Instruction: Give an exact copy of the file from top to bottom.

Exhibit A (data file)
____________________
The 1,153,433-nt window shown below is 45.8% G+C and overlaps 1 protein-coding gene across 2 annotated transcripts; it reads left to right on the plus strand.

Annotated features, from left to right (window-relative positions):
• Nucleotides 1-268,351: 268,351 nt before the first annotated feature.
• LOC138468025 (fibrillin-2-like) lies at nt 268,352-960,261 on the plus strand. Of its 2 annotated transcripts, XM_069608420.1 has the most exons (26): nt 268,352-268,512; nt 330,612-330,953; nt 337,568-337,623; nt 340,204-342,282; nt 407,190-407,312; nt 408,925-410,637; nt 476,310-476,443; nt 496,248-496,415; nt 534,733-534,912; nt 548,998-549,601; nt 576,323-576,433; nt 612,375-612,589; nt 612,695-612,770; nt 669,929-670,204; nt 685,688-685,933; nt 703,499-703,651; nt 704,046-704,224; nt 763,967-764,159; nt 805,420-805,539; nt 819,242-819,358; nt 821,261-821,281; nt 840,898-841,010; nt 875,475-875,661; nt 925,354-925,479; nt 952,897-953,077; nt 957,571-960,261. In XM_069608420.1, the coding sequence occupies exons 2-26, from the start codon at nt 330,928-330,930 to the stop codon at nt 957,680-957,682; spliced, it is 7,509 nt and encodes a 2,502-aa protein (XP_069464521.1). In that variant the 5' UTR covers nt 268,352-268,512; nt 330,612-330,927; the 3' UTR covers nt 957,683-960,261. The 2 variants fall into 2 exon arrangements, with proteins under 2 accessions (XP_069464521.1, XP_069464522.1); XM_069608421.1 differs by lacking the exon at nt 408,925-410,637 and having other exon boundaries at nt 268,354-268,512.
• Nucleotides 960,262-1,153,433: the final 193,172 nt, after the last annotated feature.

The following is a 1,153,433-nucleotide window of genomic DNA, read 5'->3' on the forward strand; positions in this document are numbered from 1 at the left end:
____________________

The 1,153,433-nt window shown below is 45.8% G+C and overlaps 1 protein-coding gene across 2 annotated transcripts; it reads left to right on the plus strand.

Annotated features, from left to right (window-relative positions):
• Nucleotides 1-268,351: 268,351 nt before the first annotated feature.
• LOC138468025 (fibrillin-2-like) lies at nt 268,352-960,261 on the plus strand. Of its 2 annotated transcripts, XM_069608420.1 has the most exons (26): nt 268,352-268,512; nt 330,612-330,953; nt 337,568-337,623; nt 340,204-342,282; nt 407,190-407,312; nt 408,925-410,637; nt 476,310-476,443; nt 496,248-496,415; nt 534,733-534,912; nt 548,998-549,601; nt 576,323-576,433; nt 612,375-612,589; nt 612,695-612,770; nt 669,929-670,204; nt 685,688-685,933; nt 703,499-703,651; nt 704,046-704,224; nt 763,967-764,159; nt 805,420-805,539; nt 819,242-819,358; nt 821,261-821,281; nt 840,898-841,010; nt 875,475-875,661; nt 925,354-925,479; nt 952,897-953,077; nt 957,571-960,261. In XM_069608420.1, the coding sequence occupies exons 2-26, from the start codon at nt 330,928-330,930 to the stop codon at nt 957,680-957,682; spliced, it is 7,509 nt and encodes a 2,502-aa protein (XP_069464521.1). In that variant the 5' UTR covers nt 268,352-268,512; nt 330,612-330,927; the 3' UTR covers nt 957,683-960,261. The 2 variants fall into 2 exon arrangements, with proteins under 2 accessions (XP_069464521.1, XP_069464522.1); XM_069608421.1 differs by lacking the exon at nt 408,925-410,637 and having other exon boundaries at nt 268,354-268,512.
• Nucleotides 960,262-1,153,433: the final 193,172 nt, after the last annotated feature.

The following is a 1,153,433-nucleotide window of genomic DNA, read 5'->3' on the forward strand; positions in this document are numbered from 1 at the left end: